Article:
Wait for it.

Yes. I haven't taken a real break to think about what I want out of life in who knows how long. I've just been going. Coasting from one opportunity to another. But this last time I ignored the inner voice that's been guiding up those hills and along the flats. I made a pragmatic decision. And I was wrong.
Doesn't happen often, but when it does...akin to running barefoot on pavement.
Really bad idea.
So, with the support of my husband I undid that decision. And I was left with silence.

Silent hill climbs are insanely terrifying.

I thought my inner voice, my mantra chanter, my guide got pissed off and left me.
She had done her job. So she sat back and savored the quiet. And the moment I quit typing and put pen to paper I realized this wasn't a flat I was coasting, this was it. This was THAT hill. The one that would break me before I finished it. But ultimately, leave me stronger than I could ever imagine.

So don't mind me. I'm not 'just' a mama.
I am mama.
I’m a mama with unfulfilled potentials.
I’m a mother running PhD.
I'm rad.
I'm not lost at all.
I am right where I am meant to be right now.

About ten minutes after my talk on our run, after cruising in silence for a bit, my son randomly pipes up
"Don't give up, mama."
No worries little man, I didn't.
Taking this damn hill one effing step at a time.

Thursday, July 9, 2015

Therapist "Dating" 101

Finding a new therapist always makes me think of speed dating.  Probably because it is typically within a matter of minutes that I have determined the destiny of our relationship.  No, I am not overly sensitive or judgmental, I simply know the type of personalities I am going to mesh with in therapy (and life, for that matter).  More importantly, if I start to feel more educated than them, it's terminal.

Therapist/client relationships are essential for results.  And in my span of therapists, since I start up therapy again every few years, I have only had two great ones so far.  Just two.  
One male and one female.  Each of those relationships were concluded when I moved away.  
Both evolved over the course of my sessions, both provided immense beneficial results.  
One was a PhD, one was not (I am not an education elitist ALL the time).
Both set some pretty high standards for future therapists. 

My latest venture into therapy I ended up in this guy's office by default, literally.  I sought out his female partner because her areas of expertise seemed to fit my needs.  Since she was booked she pushed me off on him.  I went with it because he had some specialties that I thought might make it work.  Wrong.  For starters he was late, and after he finally came out to the waiting room (that was void of any human life or instructions on what to do) he handed me paperwork to complete.  Needless to say our session did not actually begin until about 10 minutes past my appointment time.  And he ended the session promptly 50 minutes after my appointment time.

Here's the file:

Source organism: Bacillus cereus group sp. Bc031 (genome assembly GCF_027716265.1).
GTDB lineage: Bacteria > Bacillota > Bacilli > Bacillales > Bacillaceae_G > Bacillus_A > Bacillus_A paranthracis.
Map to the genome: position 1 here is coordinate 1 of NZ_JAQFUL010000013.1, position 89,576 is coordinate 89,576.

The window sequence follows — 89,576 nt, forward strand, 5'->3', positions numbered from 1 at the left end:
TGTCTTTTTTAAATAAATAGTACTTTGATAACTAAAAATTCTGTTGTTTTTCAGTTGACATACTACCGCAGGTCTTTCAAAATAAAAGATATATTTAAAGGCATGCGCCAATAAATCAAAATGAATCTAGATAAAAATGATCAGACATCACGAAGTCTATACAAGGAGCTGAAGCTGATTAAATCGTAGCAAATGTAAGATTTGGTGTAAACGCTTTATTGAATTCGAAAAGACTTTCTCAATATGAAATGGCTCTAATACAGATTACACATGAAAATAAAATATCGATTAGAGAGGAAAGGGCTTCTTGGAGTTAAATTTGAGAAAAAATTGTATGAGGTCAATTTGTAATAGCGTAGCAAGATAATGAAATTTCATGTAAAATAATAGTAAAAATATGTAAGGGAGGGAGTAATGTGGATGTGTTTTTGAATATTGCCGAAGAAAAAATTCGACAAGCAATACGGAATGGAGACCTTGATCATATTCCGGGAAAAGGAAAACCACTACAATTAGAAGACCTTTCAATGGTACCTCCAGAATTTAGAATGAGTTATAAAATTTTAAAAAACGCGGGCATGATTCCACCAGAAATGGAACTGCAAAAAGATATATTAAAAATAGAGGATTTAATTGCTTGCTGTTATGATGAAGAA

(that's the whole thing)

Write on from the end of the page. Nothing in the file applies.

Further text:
Major fail, dude.  
Way to make me feel like a paycheck for the vacation you took the VERY NEXT WEEK. 
Oh yes, no follow up appointment with the new client for the following week.  No.  He had his vacation scheduled then.  Why did he even book the first appointment?  Sigh.  I won't elaborate on any additional specifics as to why we didn't mesh, but it was truly disappointing.  If I didn't still have to pay for the session I probably would have left sooner.

Back to the drawing board. 
I am fortunate to still have insurance through August, but I loathe therapist "dating."  

The real issue is:  I don't like bullshit.  I don't want to start a first session sitting on a couch rehashing my past with some ass that makes way more than they should per hour.  We can get to my past eventually, let's start with the here and now.  The reason I came in to begin with, ya know?  
The hard part.
When the past rears it's ugly head we can address it then. Let's not get ahead of ourselves.

Insert today's session with therapist #2...15 minutes in, "What do you want?" 
Cue instant tears.

15 fucking minutes.  No bullshit.

Damn, looks like I found a match after all.  

**Looking for a therapist in your part of the world?  I found mine through Psychology Today.  

Thursday, July 2, 2015

What is failure?